Abolition: An Acid Test
[From the October 1969 issue of Libertarian Forum.]
It has come to our attention increasingly of late that many self-proclaimed libertarians balk at the idea of abolishing slavery. It is almost incredible to contemplate, for one would think that at least the minimal definition of a libertarian is someone who favors the immediate abolition of slavery. Surely, slavery is the polar opposite of liberty?
But it appears that many libertarians argue as follows: the slave-masters bought their slaves on the market in good faith. They have the bill of sale. Therefore, respect for their property rights requires that slavery be left intact, or at the very least that the slave-master be compensated for any loss of his slave at the market value.
I used to believe, and have written articles to that effect, that the idea that right-wingers uphold "property rights over human rights" is only a left-wing smear. But evidently it is not a smear. For these libertarians indeed go to the grotesque length of upholding property rights at the expense of the human right of self-ownership of every person. Not only that: by taking this fetishistic position these pro-slavery libertarians negate the very concept, the very basis, of property right itself. For where does property right come from? It can only come from one basic and ultimate source—and that is not the pronouncement of the State that Mr. A belongs to Mr. B. That source is the property right of every man in his own body, his right of self-ownership. From this right of self-ownership is derived his right to whatever previously unowned and unused resources a man can find and transform by the use of his labor energy. But if every man has a property right in his own person, this immediately negates any grotesquely proclaimed "property right" in other people.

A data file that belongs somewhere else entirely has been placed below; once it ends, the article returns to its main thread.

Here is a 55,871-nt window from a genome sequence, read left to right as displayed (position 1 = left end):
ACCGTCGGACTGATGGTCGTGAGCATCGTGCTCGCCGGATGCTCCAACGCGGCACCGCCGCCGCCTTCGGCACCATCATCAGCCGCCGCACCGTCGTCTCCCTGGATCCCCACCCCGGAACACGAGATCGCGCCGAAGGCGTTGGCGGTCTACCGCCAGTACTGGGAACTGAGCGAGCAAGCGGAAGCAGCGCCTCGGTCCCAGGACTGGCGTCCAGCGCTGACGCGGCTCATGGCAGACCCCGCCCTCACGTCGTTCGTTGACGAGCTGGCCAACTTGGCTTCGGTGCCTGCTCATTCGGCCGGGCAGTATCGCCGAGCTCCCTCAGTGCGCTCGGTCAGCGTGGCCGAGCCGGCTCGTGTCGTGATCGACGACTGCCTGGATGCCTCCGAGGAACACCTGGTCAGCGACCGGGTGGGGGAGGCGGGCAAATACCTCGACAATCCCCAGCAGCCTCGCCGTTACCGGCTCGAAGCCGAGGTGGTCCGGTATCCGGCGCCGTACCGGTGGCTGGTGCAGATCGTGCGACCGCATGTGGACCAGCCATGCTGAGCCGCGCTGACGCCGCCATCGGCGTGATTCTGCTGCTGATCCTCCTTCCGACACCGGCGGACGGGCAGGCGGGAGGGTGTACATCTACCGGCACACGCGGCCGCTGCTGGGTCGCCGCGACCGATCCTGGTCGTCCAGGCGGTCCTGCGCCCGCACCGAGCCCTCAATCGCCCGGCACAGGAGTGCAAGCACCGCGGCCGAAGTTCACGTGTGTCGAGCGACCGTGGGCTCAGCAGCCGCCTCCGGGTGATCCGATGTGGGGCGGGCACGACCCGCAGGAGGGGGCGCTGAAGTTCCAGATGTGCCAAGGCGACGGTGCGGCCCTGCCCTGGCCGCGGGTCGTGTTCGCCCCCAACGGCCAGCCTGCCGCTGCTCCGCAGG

There are five possible positions on the abolition of slavery question. (1) That slavery must be protected as a part of the right of property and (2) that abolition may only be accompanied by full compensation to the masters seem to me to fall on the basis of our above discussion. But the third route—simple abolition—the one that was adopted, was also unsatisfactory, since it meant that the means of production, the plantations on which the slaves worked, remained in the hands, in the property, of their masters. On the libertarian homesteading principle, the plantations should have reverted to the ownership of the slaves, those who were forced to work them, and not have remained in the hands of their criminal masters. That is the fourth alternative. But there is a fifth alternative that is even more just: the punishment of the criminal masters for the benefit of their former slaves—in short, the imposition of reparations or damages upon the former criminal class, for the benefit of their victims. All this recalls the excellent statement of the Manchester Liberal, Benjamin Pearson, who, when he heard the argument that the masters should be compensated replied that "he had thought it was the slaves who should have been compensated."
It should be clear that this discussion is of far more than antiquarian interest. For there are a great many analogues to slavery today, an enormous number of cases where property has been acquired not through legitimate effort but through State theft, and where, therefore, similar alternatives will have to be faced once more.